Why should your boss be able to decide what your insurance covers?

Imagine living in a world in which your boss gets to decide what you can buy with the salary you’re paid.

Perhaps you have an employer who doesn’t like you eating ice cream or watching R-rated movies. Or perhaps your employer believes in keeping kosher (that is, supports following Jewish dietary law) and doesn’t want you to spend your salary on ham or bacon or, during Passover, on leavened bread.

Would you consider it acceptable for your boss to say you can’t spend your salary on those things? No.

Then how can any employer be in the position to refuse to allow you to have health insurance that provides birth control at no cost to you?

The Obama policy mandating free contraception coverage is, by the way, a policy that insurance companies find perfectly acceptable because women who use birth control on a regular basis use fewer health services. The policy is a great financial deal for insurance companies.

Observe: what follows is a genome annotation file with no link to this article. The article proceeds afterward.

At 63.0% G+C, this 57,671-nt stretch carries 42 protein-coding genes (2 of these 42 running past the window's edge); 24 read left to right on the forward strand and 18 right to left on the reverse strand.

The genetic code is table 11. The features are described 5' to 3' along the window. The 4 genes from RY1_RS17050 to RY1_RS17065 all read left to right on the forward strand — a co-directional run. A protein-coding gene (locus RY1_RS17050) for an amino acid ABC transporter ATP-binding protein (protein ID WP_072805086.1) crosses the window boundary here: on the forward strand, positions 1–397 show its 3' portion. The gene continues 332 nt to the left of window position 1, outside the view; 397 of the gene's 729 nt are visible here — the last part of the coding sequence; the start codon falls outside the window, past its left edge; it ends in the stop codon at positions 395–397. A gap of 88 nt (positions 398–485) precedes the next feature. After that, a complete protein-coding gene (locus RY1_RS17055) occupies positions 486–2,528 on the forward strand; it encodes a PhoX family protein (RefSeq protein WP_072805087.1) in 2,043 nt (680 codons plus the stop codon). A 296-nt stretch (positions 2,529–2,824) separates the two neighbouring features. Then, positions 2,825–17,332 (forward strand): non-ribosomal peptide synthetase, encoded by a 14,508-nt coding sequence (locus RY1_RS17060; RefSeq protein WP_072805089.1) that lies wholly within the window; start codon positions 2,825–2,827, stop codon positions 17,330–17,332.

While the policy crafted by the Obama administration allows explicitly religious organizations like churches to opt out of contraception coverage, even this undermines employees’ rights.

Yes, I know there are constitutional arguments regarding religious freedoms. And, yes, because of the way the U.S. developed its system of paying for medical and preventive care after World War II, employers often purchase the insurance policy, sending in money for your coverage.

But there’s a basic fact that’s been overlooked:

Health insurance and salary are just different elements of one’s compensation package.

Your employer can’t tell you what to buy with your salary. Why should your boss be able to decide what your insurance covers?

Amy Fried

About Amy Fried

Amy Fried loves Maine's sense of community and the wonderful mix of culture and outdoor recreation. She loves politics in three ways: as an analytical political scientist, a devoted political junkie and a citizen who believes politics matters for people's lives. Fried is Professor of Political Science at the University of Maine. Her views do not reflect those of her employer or any group to which she belongs.